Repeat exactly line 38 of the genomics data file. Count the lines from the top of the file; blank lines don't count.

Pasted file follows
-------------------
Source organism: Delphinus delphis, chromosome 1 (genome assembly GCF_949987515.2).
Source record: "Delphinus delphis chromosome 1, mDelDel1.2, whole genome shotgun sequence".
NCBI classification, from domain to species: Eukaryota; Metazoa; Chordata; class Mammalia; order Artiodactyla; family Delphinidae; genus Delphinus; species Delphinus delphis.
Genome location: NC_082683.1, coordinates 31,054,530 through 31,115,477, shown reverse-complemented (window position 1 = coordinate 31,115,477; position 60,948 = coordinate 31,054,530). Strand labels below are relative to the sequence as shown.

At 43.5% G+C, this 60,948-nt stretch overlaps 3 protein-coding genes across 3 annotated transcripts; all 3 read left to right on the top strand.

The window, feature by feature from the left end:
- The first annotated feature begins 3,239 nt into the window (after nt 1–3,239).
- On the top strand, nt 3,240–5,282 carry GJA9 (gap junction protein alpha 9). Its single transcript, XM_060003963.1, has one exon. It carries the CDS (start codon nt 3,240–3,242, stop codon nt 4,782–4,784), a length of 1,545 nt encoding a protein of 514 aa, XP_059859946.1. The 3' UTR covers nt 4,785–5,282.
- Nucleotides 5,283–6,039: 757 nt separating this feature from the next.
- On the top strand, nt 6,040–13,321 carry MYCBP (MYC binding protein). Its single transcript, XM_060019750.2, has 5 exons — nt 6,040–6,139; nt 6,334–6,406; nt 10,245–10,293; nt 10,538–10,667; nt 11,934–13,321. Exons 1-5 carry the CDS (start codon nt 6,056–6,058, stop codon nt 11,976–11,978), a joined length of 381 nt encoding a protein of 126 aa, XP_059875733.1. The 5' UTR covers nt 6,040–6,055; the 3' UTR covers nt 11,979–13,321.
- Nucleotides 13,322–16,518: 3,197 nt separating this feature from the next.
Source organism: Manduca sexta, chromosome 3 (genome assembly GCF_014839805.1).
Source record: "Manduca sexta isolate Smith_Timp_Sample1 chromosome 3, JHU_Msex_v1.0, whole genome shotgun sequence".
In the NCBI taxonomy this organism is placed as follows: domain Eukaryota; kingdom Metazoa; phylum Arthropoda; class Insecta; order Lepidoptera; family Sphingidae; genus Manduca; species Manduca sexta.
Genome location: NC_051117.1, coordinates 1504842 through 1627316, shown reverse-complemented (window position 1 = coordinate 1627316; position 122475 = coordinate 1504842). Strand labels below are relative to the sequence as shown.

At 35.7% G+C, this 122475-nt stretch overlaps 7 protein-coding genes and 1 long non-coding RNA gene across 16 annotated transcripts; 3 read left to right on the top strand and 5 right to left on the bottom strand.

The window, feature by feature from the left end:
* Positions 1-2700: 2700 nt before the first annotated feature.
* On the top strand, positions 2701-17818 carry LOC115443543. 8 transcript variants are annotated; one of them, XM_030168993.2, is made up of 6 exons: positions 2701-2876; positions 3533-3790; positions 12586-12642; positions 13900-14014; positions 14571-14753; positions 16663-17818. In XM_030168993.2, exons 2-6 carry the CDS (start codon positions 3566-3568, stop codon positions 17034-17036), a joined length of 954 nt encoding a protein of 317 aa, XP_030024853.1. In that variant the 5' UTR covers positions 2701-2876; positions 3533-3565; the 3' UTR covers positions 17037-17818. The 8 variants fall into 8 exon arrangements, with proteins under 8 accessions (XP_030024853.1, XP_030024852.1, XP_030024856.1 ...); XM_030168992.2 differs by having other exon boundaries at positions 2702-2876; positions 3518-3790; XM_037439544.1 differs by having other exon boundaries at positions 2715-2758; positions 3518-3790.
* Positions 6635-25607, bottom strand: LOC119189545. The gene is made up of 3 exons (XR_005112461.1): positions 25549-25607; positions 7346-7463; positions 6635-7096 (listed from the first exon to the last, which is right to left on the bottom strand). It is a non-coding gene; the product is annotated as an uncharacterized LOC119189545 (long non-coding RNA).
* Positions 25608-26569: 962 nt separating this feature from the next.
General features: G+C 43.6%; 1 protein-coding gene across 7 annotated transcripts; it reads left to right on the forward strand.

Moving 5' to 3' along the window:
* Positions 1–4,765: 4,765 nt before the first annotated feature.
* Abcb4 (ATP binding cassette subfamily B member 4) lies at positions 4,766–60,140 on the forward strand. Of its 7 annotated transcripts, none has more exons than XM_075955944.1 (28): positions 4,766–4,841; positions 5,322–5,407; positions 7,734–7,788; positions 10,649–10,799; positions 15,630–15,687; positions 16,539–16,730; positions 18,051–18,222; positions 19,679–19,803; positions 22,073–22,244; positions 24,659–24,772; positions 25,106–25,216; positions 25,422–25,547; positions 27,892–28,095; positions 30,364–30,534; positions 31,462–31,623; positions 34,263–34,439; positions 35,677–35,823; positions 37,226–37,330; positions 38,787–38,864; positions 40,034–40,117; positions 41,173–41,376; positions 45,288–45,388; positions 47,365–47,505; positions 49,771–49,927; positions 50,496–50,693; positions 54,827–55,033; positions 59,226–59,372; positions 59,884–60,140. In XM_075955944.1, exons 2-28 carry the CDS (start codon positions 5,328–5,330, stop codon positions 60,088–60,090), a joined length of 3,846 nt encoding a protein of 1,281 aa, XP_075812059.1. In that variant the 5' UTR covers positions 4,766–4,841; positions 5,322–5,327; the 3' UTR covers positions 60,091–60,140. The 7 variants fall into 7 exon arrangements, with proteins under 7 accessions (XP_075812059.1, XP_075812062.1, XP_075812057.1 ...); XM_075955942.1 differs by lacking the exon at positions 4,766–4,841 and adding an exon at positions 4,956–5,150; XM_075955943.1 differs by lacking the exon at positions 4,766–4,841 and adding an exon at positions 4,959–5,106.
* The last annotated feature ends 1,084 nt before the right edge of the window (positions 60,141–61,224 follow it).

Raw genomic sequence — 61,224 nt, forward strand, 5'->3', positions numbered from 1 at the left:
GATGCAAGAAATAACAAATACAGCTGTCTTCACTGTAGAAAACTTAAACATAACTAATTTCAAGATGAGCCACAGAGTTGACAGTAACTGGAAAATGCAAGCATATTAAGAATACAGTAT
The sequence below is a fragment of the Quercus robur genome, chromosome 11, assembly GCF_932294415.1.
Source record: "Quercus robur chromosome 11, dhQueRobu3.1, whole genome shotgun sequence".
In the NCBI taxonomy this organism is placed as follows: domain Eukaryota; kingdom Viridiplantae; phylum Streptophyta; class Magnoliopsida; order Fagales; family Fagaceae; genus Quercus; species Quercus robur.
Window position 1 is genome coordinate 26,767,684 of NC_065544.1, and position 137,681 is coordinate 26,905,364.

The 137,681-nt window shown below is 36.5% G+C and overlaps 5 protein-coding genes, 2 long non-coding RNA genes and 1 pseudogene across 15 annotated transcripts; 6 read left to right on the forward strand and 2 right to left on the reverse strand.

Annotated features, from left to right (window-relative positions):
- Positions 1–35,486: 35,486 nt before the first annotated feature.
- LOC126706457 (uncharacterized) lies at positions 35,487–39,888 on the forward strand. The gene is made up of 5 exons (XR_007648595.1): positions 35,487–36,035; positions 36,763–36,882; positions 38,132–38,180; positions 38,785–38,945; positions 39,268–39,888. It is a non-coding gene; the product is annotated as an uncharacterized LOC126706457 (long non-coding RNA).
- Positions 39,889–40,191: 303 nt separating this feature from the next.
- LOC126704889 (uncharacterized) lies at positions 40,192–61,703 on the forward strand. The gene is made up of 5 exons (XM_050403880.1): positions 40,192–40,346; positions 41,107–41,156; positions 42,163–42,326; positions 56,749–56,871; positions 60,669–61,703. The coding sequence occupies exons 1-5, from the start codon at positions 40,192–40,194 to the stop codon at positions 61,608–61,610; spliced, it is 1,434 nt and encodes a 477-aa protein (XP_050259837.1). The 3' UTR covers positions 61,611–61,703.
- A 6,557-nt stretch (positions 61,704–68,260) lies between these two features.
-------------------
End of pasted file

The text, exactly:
- LOC126704889 (uncharacterized) lies at positions 40,192–61,703 on the forward strand. The gene is made up of 5 exons (XM_050403880.1): positions 40,192–40,346; positions 41,107–41,156; positions 42,163–42,326; positions 56,749–56,871; positions 60,669–61,703. The coding sequence occupies exons 1-5, from the start codon at positions 40,192–40,194 to the stop codon at positions 61,608–61,610; spliced, it is 1,434 nt and encodes a 477-aa protein (XP_050259837.1). The 3' UTR covers positions 61,611–61,703.